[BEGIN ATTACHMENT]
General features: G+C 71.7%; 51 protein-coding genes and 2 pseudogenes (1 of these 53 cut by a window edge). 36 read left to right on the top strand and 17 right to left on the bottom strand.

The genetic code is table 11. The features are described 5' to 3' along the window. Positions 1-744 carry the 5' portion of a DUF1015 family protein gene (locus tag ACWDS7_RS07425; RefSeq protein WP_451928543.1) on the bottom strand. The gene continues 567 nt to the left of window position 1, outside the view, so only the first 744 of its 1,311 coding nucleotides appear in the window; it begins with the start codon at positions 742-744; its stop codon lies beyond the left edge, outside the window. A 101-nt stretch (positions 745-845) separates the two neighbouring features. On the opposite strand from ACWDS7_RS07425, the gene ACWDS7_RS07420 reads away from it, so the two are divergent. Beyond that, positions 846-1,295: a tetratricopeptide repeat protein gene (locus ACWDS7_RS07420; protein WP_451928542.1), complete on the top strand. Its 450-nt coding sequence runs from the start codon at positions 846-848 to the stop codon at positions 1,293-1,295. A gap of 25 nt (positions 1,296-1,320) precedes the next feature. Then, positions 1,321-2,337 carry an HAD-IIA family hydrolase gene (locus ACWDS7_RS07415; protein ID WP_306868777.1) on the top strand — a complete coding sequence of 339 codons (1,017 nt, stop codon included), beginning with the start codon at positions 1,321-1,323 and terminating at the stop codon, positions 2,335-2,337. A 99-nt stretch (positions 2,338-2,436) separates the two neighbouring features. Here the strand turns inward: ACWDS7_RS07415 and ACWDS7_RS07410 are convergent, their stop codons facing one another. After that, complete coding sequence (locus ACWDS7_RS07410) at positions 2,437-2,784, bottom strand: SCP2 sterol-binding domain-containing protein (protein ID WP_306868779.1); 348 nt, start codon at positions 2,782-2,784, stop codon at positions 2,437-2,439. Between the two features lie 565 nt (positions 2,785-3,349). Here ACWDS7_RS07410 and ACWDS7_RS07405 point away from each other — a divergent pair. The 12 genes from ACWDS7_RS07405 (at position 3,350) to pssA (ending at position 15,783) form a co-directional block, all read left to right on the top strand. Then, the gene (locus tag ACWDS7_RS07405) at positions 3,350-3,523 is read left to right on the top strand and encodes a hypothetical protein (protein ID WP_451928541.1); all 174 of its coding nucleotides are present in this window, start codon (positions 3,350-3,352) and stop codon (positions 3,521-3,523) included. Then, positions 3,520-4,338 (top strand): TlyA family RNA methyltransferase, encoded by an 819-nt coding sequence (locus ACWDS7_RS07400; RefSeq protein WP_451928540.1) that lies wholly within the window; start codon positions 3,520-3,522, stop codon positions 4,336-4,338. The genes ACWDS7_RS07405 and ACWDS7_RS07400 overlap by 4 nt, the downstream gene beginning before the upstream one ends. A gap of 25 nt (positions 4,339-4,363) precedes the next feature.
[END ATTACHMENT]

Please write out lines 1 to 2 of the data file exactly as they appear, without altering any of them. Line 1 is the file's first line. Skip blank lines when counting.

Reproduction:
General features: G+C 71.7%; 51 protein-coding genes and 2 pseudogenes (1 of these 53 cut by a window edge). 36 read left to right on the top strand and 17 right to left on the bottom strand.

The genetic code is table 11. The features are described 5' to 3' along the window. Positions 1-744 carry the 5' portion of a DUF1015 family protein gene (locus tag ACWDS7_RS07425; RefSeq protein WP_451928543.1) on the bottom strand. The gene continues 567 nt to the left of window position 1, outside the view, so only the first 744 of its 1,311 coding nucleotides appear in the window; it begins with the start codon at positions 742-744; its stop codon lies beyond the left edge, outside the window. A 101-nt stretch (positions 745-845) separates the two neighbouring features. On the opposite strand from ACWDS7_RS07425, the gene ACWDS7_RS07420 reads away from it, so the two are divergent. Beyond that, positions 846-1,295: a tetratricopeptide repeat protein gene (locus ACWDS7_RS07420; protein WP_451928542.1), complete on the top strand. Its 450-nt coding sequence runs from the start codon at positions 846-848 to the stop codon at positions 1,293-1,295. A gap of 25 nt (positions 1,296-1,320) precedes the next feature. Then, positions 1,321-2,337 carry an HAD-IIA family hydrolase gene (locus ACWDS7_RS07415; protein ID WP_306868777.1) on the top strand — a complete coding sequence of 339 codons (1,017 nt, stop codon included), beginning with the start codon at positions 1,321-1,323 and terminating at the stop codon, positions 2,335-2,337. A 99-nt stretch (positions 2,338-2,436) separates the two neighbouring features. Here the strand turns inward: ACWDS7_RS07415 and ACWDS7_RS07410 are convergent, their stop codons facing one another. After that, complete coding sequence (locus ACWDS7_RS07410) at positions 2,437-2,784, bottom strand: SCP2 sterol-binding domain-containing protein (protein ID WP_306868779.1); 348 nt, start codon at positions 2,782-2,784, stop codon at positions 2,437-2,439. Between the two features lie 565 nt (positions 2,785-3,349). Here ACWDS7_RS07410 and ACWDS7_RS07405 point away from each other — a divergent pair. The 12 genes from ACWDS7_RS07405 (at position 3,350) to pssA (ending at position 15,783) form a co-directional block, all read left to right on the top strand. Then, the gene (locus tag ACWDS7_RS07405) at positions 3,350-3,523 is read left to right on the top strand and encodes a hypothetical protein (protein ID WP_451928541.1); all 174 of its coding nucleotides are present in this window, start codon (positions 3,350-3,352) and stop codon (positions 3,521-3,523) included. Then, positions 3,520-4,338 (top strand): TlyA family RNA methyltransferase, encoded by an 819-nt coding sequence (locus ACWDS7_RS07400; RefSeq protein WP_451928540.1) that lies wholly within the window; start codon positions 3,520-3,522, stop codon positions 4,336-4,338. The genes ACWDS7_RS07405 and ACWDS7_RS07400 overlap by 4 nt, the downstream gene beginning before the upstream one ends. A gap of 25 nt (positions 4,339-4,363) precedes the next feature.